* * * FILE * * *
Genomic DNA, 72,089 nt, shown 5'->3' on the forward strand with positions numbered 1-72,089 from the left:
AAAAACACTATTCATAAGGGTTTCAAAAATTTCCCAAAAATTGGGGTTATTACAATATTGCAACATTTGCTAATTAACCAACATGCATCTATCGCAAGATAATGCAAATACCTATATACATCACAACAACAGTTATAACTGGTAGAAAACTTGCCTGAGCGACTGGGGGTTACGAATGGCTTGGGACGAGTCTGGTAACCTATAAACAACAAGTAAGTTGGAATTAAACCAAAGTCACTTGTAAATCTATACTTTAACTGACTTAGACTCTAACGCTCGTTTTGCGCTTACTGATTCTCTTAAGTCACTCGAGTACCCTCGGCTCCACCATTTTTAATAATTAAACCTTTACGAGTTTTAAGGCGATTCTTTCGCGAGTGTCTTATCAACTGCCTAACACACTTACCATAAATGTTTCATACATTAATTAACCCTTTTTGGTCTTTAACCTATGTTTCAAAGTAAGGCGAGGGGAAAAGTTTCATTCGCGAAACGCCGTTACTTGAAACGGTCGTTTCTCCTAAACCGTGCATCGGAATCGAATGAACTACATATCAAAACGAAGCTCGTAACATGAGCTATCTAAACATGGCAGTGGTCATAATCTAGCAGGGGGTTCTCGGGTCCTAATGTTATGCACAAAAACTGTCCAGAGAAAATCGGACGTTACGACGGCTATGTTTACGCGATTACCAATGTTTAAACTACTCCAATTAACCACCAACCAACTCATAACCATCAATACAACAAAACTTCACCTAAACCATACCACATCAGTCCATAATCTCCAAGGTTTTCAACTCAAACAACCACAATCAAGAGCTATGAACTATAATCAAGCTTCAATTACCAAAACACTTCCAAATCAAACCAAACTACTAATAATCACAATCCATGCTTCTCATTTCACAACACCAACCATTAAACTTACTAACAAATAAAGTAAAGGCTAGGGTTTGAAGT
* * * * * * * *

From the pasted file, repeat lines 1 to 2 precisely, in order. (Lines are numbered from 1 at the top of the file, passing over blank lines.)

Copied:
Genomic DNA, 72,089 nt, shown 5'->3' on the forward strand with positions numbered 1-72,089 from the left:
AAAAACACTATTCATAAGGGTTTCAAAAATTTCCCAAAAATTGGGGTTATTACAATATTGCAACATTTGCTAATTAACCAACATGCATCTATCGCAAGATAATGCAAATACCTATATACATCACAACAACAGTTATAACTGGTAGAAAACTTGCCTGAGCGACTGGGGGTTACGAATGGCTTGGGACGAGTCTGGTAACCTATAAACAACAAGTAAGTTGGAATTAAACCAAAGTCACTTGTAAATCTATACTTTAACTGACTTAGACTCTAACGCTCGTTTTGCGCTTACTGATTCTCTTAAGTCACTCGAGTACCCTCGGCTCCACCATTTTTAATAATTAAACCTTTACGAGTTTTAAGGCGATTCTTTCGCGAGTGTCTTATCAACTGCCTAACACACTTACCATAAATGTTTCATACATTAATTAACCCTTTTTGGTCTTTAACCTATGTTTCAAAGTAAGGCGAGGGGAAAAGTTTCATTCGCGAAACGCCGTTACTTGAAACGGTCGTTTCTCCTAAACCGTGCATCGGAATCGAATGAACTACATATCAAAACGAAGCTCGTAACATGAGCTATCTAAACATGGCAGTGGTCATAATCTAGCAGGGGGTTCTCGGGTCCTAATGTTATGCACAAAAACTGTCCAGAGAAAATCGGACGTTACGACGGCTATGTTTACGCGATTACCAATGTTTAAACTACTCCAATTAACCACCAACCAACTCATAACCATCAATACAACAAAACTTCACCTAAACCATACCACATCAGTCCATAATCTCCAAGGTTTTCAACTCAAACAACCACAATCAAGAGCTATGAACTATAATCAAGCTTCAATTACCAAAACACTTCCAAATCAAACCAAACTACTAATAATCACAATCCATGCTTCTCATTTCACAACACCAACCATTAAACTTACTAACAAATAAAGTAAAGGCTAGGGTTTGAAGT